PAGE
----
Throughout all Greek literature prior to Plato one can trace this radical sense of equality as being the essential ‘trust’ of being. In all cases, breaking this ‘trust’ required the ministrations of ‘justice’. Justice itself was the curative realignment to equality. Those who trampled upon the basic equality of another [even the gods] would be brought back to the order of equality by justice. Justice was not retribution, punishment, or revenge, but rather a rectification, a refashioning of the basic equality of beings. We often forget that our own iconography has this vision of justice at its roots: the blindfolded Athena with a balance on her arm. In this image, we see justice as the process by which equality comes to be.

Contrast this with the ideas of ‘evil’ and ‘justice’ as they are commonly parceled out today and we find two angry, displaced children cut off from their history. For most in America ‘evil’ is an action perceived to be against our personal or collective interest and ‘justice’ means the elimination of that threat [be it through death or imprisonment]. People around the world wonder why we Americans fail to understand the causes of anti-Americanism or in the more extreme case, terrorism. It is precisely because in common parlance, we have lost our historical footing when it comes to routine interpretation of ethical norms. If we don’t reattach ourselves to history, we may yet lose a great deal more than we did on September 11.

 

More articles by:
Weekend Edition
November 17, 2017
Friday - Sunday
Paul Street
Thank an Anti-War Veteran
Andrew Levine
What’s Wrong With Bible Thumpers Nowadays?
Jeffrey St. Clair - Alexander Cockburn
The CIA’s House of Horrors: the Abominable Dr. Gottlieb
Wendy Wolfson – Ken Levy
Why We Need to Take Animal Cruelty Much More Seriously
Mike Whitney
Brennan and Clapper: Elder Statesmen or Serial Fabricators?
David Rosen
Of Sex Abusers and Sex Offenders
Ryan LaMothe
A Christian Nation?
Dave Lindorff
Trump’s Finger on the Button: Why No President Should Have the Authority to Launch Nuclear Weapons
W. T. Whitney
A Bizarre US Pretext for Military Intrusion in South America
Deepak Tripathi
Sex, Lies and Incompetence: Britain’s Ruling Establishment in Crisis 
Howard Lisnoff
Who You’re Likely to Meet (and Not Meet) on a College Campus Today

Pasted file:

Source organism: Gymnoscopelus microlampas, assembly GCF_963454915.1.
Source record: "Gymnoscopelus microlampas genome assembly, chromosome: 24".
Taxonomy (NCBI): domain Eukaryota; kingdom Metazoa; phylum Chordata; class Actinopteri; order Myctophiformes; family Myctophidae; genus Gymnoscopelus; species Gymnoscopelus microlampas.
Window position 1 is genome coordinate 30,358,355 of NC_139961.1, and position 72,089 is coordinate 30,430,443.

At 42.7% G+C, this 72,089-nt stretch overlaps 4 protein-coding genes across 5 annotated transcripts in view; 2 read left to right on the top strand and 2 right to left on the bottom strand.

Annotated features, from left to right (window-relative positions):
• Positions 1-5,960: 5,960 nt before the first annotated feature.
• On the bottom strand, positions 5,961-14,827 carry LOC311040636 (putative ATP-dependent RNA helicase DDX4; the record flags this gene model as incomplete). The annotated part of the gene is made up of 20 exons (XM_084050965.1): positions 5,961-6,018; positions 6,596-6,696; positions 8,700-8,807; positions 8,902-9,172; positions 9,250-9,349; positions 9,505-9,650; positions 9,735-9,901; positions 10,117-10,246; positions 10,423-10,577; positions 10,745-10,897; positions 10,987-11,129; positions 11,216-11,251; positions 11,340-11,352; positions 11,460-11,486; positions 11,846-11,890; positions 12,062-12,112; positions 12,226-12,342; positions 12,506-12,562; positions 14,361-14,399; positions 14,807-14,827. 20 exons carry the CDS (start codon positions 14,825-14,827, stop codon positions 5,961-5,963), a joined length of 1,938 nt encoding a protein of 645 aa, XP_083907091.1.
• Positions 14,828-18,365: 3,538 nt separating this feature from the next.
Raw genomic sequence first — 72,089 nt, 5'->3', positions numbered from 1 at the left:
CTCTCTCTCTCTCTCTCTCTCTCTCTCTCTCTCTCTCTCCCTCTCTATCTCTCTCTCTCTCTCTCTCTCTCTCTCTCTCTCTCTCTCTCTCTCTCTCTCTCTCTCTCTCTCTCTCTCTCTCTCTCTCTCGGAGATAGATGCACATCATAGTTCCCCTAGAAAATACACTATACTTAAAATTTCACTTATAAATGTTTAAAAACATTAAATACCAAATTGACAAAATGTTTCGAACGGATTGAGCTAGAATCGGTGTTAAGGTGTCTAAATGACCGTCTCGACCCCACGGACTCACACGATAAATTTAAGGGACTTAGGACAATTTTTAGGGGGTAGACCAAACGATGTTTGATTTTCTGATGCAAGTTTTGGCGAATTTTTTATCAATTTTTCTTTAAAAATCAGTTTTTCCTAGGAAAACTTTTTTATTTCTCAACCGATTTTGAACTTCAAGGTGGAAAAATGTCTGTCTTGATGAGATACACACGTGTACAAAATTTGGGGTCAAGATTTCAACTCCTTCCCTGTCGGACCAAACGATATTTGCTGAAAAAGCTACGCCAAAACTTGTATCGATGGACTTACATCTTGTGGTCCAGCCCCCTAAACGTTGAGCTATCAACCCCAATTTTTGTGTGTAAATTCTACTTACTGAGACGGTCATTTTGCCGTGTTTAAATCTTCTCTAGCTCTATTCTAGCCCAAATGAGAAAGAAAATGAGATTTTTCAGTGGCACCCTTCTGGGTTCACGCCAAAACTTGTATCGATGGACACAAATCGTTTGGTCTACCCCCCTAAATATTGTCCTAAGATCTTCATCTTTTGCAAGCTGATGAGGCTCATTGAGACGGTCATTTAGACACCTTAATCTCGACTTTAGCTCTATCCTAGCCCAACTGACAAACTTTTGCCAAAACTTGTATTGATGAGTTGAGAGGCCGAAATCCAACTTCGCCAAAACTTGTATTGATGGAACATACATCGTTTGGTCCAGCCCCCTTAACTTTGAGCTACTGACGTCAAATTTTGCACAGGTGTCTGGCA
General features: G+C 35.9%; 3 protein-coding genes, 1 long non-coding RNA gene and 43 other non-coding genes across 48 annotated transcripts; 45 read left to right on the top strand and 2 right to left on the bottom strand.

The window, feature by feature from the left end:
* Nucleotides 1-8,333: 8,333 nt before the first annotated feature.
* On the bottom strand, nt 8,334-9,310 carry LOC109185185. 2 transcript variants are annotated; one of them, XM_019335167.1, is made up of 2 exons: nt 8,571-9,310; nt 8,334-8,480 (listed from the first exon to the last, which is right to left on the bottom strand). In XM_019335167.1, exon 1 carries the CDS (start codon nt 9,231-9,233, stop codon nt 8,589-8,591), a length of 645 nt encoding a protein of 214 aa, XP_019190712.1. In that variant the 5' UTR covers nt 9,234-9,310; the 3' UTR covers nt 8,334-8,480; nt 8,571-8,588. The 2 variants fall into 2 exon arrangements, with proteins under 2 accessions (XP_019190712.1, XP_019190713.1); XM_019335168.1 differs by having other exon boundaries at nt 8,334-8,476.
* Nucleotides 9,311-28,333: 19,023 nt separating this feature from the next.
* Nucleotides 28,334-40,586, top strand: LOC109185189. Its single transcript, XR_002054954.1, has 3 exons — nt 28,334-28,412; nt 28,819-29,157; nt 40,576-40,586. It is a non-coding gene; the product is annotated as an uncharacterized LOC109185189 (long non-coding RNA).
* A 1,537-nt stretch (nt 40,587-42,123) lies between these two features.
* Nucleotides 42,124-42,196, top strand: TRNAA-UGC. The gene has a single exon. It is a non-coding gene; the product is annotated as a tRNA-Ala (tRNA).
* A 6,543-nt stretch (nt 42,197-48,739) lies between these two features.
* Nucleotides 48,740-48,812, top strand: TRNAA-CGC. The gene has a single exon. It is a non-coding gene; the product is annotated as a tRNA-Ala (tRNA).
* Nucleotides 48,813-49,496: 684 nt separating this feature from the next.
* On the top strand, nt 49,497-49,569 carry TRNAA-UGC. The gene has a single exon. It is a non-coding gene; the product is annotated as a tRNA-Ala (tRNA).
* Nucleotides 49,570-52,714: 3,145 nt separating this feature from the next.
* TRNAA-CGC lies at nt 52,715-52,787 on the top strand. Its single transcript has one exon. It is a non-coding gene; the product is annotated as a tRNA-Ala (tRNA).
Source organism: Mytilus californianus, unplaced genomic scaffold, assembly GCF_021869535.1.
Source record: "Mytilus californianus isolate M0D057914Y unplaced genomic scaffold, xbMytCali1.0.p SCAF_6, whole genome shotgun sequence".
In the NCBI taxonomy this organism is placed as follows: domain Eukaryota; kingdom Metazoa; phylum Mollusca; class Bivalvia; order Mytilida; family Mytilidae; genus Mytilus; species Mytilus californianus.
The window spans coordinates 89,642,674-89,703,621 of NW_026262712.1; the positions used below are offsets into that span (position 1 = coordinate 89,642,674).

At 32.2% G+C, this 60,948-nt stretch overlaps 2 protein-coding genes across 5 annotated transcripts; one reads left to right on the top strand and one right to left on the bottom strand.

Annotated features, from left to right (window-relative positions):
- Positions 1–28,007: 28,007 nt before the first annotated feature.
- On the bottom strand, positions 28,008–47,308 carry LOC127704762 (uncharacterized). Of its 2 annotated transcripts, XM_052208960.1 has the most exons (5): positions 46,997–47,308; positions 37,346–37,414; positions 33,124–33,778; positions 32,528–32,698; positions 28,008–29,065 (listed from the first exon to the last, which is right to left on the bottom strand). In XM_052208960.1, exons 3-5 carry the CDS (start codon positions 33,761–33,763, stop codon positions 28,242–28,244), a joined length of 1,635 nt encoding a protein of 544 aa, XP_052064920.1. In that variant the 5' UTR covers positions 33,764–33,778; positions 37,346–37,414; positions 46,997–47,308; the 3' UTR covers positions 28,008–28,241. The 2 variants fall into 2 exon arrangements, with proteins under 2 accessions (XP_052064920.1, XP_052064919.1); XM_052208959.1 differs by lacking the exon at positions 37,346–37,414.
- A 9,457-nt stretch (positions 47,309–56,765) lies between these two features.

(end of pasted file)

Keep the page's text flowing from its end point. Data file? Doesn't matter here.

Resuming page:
Roy Morrison
Trump’s Excellent Asian Adventure
John W. Whitehead
Financial Tyranny
Ted Rall
How Society Makes Victimhood a No-Win Proposition
Jim Goodman
Stop Pretending the Estate Tax has Anything to do With Family Farmers
Thomas Klikauer
The Populism of Germany’s New Nazis
Murray Dobbin
Is Trudeau Ready for a Middle East war?
Jeiddy Martínez Armas
Firearm Democracy
Jill Richardson
Washington’s War on Poor Grad Students
Ralph Nader
The Rule of Power Over the Rule of Law
Justin O'Hagan
Capitalism Equals Peace?
Matthew Stevenson
Into Africa: From the Red Sea to Nairobi
Geoff Dutton
The Company We Sadly Keep
Evan Jones
The Censorship of Jacques Sapir, French Dissident
Linn Washington Jr.
Meek Moment Triggers Demands for Justice Reform
Gerry Brown
TPP, Indo Pacific, QUAD: What’s Next to Contain China’s Rise?
Robert Fisk
The Exile of Saad Hariri
Romana Rubeo - Ramzy Baroud
Anti-BDS Laws and Pro-Israeli Parliament: Zionist Hasbara is Winning in Italy
Robert J. Burrowes
Why are Police in the USA so Terrified?
Chuck Collins
Stop Talking About ‘Winners and Losers’ From Corporate Tax Cuts
Ron Jacobs
Private Property Does Not Equal Freedom
Kollibri terre Sonnenblume
Mass Shootings, Male Toxicity and their Roots in Agriculture
Binoy Kampmark
The Fordist Academic
Frank Scott
Weapons of Mass Distraction Get More Destructive
Missy Comley Beattie
Big Dick Diplomacy
Michael Doliner
Democracy, Real Life Acting and the Movies
Dan Bacher
Jerry Brown tells indigenous protesters in Bonn, ‘Let’s put you in the ground’
Winslow Myers
The Madness of Deterrence
Cesar Chelala
A Kiss is Not a Kiss: Sexual Abuse and Exploitation of Children
Jimmy Centeno
Garcia Meets Guayasamin: A De-Colonial Experience
Stephen Martin
When Boot Becomes Bot: Surplus Population and The Human Face.
Martin Billheimer
Homer’s Iliad, la primera nota roja
Louis Proyect
Once There Were Strong Men
Charles R. Larson
Review: Mike McCormack’s Solar Bones
David Yearsley
Academics Take Flight
FacebookTwitterGoogle+RedditEmail